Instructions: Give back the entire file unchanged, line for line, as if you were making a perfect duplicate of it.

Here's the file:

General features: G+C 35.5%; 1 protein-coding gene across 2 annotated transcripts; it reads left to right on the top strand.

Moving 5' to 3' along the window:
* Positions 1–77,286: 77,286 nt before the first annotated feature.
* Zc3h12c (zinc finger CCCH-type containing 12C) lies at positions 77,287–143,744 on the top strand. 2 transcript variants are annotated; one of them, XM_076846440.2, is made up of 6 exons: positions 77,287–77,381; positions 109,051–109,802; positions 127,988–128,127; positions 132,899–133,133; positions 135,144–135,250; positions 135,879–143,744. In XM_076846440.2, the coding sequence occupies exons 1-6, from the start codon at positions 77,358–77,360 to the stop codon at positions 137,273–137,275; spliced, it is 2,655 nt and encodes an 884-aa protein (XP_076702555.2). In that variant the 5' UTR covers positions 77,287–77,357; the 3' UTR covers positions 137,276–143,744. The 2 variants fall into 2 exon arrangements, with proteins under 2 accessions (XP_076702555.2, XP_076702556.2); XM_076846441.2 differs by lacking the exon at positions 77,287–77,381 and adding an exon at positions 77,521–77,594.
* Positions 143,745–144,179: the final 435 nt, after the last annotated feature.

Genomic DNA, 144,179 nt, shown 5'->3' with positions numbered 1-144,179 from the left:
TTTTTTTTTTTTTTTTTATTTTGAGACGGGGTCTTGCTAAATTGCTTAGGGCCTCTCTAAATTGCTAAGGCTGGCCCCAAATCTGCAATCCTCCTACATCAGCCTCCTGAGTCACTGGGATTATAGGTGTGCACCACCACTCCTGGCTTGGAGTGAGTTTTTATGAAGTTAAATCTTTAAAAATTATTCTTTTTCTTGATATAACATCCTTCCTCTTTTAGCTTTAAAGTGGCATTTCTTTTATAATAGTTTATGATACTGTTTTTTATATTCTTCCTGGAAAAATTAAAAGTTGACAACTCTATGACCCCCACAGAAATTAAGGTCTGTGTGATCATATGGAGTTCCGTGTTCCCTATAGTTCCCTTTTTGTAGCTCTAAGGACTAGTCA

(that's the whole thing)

General features: G+C 35.5%; 1 protein-coding gene across 2 annotated transcripts; it reads left to right on the top strand.

Moving 5' to 3' along the window:
* Positions 1–77,286: 77,286 nt before the first annotated feature.
* Zc3h12c (zinc finger CCCH-type containing 12C) lies at positions 77,287–143,744 on the top strand. 2 transcript variants are annotated; one of them, XM_076846440.2, is made up of 6 exons: positions 77,287–77,381; positions 109,051–109,802; positions 127,988–128,127; positions 132,899–133,133; positions 135,144–135,250; positions 135,879–143,744. In XM_076846440.2, the coding sequence occupies exons 1-6, from the start codon at positions 77,358–77,360 to the stop codon at positions 137,273–137,275; spliced, it is 2,655 nt and encodes an 884-aa protein (XP_076702555.2). In that variant the 5' UTR covers positions 77,287–77,357; the 3' UTR covers positions 137,276–143,744. The 2 variants fall into 2 exon arrangements, with proteins under 2 accessions (XP_076702555.2, XP_076702556.2); XM_076846441.2 differs by lacking the exon at positions 77,287–77,381 and adding an exon at positions 77,521–77,594.
* Positions 143,745–144,179: the final 435 nt, after the last annotated feature.

Genomic DNA, 144,179 nt, shown 5'->3' with positions numbered 1-144,179 from the left:
TTTTTTTTTTTTTTTTTATTTTGAGACGGGGTCTTGCTAAATTGCTTAGGGCCTCTCTAAATTGCTAAGGCTGGCCCCAAATCTGCAATCCTCCTACATCAGCCTCCTGAGTCACTGGGATTATAGGTGTGCACCACCACTCCTGGCTTGGAGTGAGTTTTTATGAAGTTAAATCTTTAAAAATTATTCTTTTTCTTGATATAACATCCTTCCTCTTTTAGCTTTAAAGTGGCATTTCTTTTATAATAGTTTATGATACTGTTTTTTATATTCTTCCTGGAAAAATTAAAAGTTGACAACTCTATGACCCCCACAGAAATTAAGGTCTGTGTGATCATATGGAGTTCCGTGTTCCCTATAGTTCCCTTTTTGTAGCTCTAAGGACTAGTCA